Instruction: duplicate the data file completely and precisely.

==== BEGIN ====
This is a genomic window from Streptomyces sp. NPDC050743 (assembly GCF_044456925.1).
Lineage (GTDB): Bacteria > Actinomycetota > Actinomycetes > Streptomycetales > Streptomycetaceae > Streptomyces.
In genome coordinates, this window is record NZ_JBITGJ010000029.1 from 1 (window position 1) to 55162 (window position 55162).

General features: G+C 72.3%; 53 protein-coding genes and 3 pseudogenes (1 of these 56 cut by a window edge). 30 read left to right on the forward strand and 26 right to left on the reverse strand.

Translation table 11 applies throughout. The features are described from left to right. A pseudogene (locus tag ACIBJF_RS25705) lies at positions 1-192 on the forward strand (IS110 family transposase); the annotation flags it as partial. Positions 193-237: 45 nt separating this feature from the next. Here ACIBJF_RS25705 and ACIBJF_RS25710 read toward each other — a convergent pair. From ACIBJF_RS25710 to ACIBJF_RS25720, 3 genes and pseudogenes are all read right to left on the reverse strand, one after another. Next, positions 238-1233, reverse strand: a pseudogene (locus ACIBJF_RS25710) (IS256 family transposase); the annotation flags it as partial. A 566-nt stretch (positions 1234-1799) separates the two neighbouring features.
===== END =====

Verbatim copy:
This is a genomic window from Streptomyces sp. NPDC050743 (assembly GCF_044456925.1).
Lineage (GTDB): Bacteria > Actinomycetota > Actinomycetes > Streptomycetales > Streptomycetaceae > Streptomyces.
In genome coordinates, this window is record NZ_JBITGJ010000029.1 from 1 (window position 1) to 55162 (window position 55162).

General features: G+C 72.3%; 53 protein-coding genes and 3 pseudogenes (1 of these 56 cut by a window edge). 30 read left to right on the forward strand and 26 right to left on the reverse strand.

Translation table 11 applies throughout. The features are described from left to right. A pseudogene (locus tag ACIBJF_RS25705) lies at positions 1-192 on the forward strand (IS110 family transposase); the annotation flags it as partial. Positions 193-237: 45 nt separating this feature from the next. Here ACIBJF_RS25705 and ACIBJF_RS25710 read toward each other — a convergent pair. From ACIBJF_RS25710 to ACIBJF_RS25720, 3 genes and pseudogenes are all read right to left on the reverse strand, one after another. Next, positions 238-1233, reverse strand: a pseudogene (locus ACIBJF_RS25710) (IS256 family transposase); the annotation flags it as partial. A 566-nt stretch (positions 1234-1799) separates the two neighbouring features.